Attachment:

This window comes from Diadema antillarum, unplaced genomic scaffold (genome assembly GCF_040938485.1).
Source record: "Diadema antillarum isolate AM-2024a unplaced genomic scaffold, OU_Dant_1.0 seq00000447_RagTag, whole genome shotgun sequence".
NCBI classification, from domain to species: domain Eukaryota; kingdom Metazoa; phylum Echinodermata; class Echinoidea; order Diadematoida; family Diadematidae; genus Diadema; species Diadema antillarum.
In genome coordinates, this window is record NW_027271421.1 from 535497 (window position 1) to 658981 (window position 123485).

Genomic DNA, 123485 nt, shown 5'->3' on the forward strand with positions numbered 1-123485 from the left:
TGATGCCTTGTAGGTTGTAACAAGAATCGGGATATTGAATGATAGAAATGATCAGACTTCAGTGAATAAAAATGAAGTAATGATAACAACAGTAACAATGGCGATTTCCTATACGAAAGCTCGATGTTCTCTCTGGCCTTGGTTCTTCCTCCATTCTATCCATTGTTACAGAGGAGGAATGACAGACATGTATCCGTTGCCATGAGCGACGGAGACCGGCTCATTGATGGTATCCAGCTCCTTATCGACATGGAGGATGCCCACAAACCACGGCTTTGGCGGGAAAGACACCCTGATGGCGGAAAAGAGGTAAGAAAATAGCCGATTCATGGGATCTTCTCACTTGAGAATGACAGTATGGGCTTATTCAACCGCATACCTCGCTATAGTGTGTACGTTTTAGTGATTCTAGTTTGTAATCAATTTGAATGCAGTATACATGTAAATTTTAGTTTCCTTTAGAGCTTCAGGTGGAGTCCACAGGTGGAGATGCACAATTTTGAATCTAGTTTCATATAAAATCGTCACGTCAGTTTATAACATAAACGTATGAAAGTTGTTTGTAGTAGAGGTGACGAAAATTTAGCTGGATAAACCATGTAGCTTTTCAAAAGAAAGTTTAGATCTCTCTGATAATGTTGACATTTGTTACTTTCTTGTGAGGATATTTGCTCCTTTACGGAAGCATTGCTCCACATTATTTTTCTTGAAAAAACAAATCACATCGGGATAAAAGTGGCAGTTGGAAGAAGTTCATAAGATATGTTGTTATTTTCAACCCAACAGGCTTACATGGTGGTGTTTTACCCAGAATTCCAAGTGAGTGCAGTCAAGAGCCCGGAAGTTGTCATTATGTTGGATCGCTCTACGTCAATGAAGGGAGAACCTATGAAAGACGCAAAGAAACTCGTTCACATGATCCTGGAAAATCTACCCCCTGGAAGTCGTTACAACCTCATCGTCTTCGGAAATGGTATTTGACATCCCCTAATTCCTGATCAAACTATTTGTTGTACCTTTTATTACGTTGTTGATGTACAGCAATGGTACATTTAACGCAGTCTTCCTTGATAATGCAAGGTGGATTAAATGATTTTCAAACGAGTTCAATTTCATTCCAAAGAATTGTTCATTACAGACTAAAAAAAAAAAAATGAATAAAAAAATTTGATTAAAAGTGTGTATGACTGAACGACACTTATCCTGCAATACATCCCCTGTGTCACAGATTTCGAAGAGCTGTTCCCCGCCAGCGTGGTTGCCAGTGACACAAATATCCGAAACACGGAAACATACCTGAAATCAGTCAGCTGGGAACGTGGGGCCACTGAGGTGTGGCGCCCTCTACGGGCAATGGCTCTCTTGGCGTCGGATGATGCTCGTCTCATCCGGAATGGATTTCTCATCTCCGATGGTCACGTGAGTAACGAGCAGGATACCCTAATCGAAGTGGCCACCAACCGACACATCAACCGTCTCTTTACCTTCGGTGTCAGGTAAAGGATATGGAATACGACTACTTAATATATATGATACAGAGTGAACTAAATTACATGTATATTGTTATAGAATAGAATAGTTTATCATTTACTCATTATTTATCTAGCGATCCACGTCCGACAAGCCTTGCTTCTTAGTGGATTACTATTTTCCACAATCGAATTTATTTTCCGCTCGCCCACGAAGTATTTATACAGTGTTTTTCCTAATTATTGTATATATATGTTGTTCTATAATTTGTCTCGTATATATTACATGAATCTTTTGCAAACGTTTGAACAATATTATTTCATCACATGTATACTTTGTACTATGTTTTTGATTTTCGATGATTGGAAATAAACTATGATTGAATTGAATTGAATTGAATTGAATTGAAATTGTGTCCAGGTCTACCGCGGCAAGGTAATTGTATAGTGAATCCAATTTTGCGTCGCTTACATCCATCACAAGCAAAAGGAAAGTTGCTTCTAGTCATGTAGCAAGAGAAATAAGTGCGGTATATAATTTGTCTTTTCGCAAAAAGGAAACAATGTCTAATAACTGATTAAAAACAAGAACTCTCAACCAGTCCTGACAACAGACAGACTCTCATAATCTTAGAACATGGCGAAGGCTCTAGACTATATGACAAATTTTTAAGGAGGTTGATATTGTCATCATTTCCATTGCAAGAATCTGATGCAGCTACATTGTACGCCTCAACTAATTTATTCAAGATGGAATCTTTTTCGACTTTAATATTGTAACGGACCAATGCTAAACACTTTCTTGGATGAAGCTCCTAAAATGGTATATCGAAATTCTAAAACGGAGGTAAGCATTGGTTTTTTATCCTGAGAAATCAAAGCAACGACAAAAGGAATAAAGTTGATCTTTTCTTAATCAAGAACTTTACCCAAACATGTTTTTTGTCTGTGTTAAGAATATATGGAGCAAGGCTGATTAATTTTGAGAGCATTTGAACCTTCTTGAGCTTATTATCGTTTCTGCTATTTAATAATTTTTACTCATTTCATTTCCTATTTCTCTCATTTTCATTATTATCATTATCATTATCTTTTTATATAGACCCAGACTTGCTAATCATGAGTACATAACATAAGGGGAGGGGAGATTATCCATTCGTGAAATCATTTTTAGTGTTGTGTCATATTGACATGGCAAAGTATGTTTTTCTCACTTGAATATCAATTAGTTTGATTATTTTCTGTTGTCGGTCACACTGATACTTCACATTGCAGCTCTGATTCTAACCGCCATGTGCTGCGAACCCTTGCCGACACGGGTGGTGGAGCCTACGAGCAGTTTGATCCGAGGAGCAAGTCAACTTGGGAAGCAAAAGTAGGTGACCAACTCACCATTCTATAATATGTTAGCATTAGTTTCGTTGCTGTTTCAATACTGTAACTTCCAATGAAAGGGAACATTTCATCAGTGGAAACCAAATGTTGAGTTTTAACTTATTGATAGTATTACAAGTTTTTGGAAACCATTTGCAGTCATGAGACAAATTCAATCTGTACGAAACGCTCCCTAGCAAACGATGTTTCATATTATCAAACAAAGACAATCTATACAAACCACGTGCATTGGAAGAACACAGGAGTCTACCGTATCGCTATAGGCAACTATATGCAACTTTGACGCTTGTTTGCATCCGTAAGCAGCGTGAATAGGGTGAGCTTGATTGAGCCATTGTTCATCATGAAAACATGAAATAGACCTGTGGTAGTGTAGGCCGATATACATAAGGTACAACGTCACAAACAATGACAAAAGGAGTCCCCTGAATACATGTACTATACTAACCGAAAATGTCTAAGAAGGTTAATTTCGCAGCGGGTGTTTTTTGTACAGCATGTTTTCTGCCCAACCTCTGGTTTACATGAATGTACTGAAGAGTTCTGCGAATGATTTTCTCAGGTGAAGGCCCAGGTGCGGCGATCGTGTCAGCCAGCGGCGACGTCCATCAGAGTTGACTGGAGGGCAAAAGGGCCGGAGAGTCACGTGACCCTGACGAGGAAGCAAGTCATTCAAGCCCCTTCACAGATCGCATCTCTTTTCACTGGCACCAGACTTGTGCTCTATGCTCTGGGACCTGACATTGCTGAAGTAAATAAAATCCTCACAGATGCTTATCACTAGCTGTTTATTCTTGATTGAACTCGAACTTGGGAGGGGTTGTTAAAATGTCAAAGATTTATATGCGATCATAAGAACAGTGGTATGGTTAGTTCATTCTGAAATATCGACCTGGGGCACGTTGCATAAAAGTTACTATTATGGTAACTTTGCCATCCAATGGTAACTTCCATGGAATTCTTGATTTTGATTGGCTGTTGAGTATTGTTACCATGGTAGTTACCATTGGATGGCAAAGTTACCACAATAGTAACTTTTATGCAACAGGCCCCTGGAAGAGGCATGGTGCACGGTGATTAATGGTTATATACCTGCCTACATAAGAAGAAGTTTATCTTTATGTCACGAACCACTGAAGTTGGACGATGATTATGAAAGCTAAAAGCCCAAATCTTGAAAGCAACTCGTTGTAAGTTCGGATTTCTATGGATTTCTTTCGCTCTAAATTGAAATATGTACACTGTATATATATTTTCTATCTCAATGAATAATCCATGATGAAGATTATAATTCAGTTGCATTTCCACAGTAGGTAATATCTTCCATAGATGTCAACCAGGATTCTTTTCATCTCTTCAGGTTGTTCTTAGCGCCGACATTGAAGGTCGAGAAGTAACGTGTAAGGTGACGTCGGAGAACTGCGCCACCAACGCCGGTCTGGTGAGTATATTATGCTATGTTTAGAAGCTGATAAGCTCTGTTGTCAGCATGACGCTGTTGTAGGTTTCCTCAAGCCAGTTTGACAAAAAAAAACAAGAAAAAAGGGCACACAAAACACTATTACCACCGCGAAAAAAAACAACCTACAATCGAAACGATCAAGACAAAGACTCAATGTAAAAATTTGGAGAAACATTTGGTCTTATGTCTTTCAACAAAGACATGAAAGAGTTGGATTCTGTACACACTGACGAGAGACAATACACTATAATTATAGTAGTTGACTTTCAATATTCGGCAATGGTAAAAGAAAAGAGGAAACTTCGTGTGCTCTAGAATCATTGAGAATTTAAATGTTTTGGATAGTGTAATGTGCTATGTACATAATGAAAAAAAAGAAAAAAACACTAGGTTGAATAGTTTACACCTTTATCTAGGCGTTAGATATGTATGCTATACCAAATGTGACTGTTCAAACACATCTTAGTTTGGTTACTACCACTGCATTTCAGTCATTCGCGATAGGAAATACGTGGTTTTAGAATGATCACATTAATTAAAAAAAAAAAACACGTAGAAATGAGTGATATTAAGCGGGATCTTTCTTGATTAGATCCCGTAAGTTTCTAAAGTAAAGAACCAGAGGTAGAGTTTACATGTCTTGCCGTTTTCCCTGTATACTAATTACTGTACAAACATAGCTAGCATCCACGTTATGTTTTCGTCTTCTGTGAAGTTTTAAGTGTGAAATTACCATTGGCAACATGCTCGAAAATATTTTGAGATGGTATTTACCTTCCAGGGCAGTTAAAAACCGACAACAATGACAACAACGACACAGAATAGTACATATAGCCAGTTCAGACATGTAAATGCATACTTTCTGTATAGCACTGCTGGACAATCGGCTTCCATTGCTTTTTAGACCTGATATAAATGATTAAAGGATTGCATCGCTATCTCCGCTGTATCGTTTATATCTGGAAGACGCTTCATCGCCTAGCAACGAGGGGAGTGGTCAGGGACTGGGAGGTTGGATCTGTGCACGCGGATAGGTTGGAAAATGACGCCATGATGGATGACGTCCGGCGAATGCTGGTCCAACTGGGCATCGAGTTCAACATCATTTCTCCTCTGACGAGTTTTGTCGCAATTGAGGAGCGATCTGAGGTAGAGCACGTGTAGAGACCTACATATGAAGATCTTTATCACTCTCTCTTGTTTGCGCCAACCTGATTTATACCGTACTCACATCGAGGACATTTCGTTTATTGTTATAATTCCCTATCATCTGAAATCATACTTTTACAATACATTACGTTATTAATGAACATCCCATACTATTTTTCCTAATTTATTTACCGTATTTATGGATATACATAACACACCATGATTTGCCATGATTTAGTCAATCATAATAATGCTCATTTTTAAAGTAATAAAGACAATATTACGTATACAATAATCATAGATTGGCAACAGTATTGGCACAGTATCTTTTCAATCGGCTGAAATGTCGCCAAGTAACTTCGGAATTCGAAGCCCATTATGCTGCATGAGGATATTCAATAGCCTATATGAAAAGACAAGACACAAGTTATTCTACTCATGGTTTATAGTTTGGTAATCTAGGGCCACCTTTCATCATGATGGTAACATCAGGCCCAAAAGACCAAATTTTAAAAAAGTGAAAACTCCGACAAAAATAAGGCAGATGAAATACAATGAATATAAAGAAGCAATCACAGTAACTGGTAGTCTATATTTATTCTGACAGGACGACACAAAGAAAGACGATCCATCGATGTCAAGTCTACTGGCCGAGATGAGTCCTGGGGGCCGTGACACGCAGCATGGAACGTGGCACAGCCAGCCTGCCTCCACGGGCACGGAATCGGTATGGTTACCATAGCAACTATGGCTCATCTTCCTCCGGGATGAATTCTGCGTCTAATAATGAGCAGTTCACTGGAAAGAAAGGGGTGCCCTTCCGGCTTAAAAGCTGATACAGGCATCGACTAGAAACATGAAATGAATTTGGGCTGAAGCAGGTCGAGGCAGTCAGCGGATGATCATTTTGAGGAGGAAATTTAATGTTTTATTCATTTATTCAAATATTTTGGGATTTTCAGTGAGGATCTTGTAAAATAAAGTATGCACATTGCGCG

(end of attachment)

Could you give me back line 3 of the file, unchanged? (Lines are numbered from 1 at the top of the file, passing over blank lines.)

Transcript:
NCBI classification, from domain to species: domain Eukaryota; kingdom Metazoa; phylum Echinodermata; class Echinoidea; order Diadematoida; family Diadematidae; genus Diadema; species Diadema antillarum.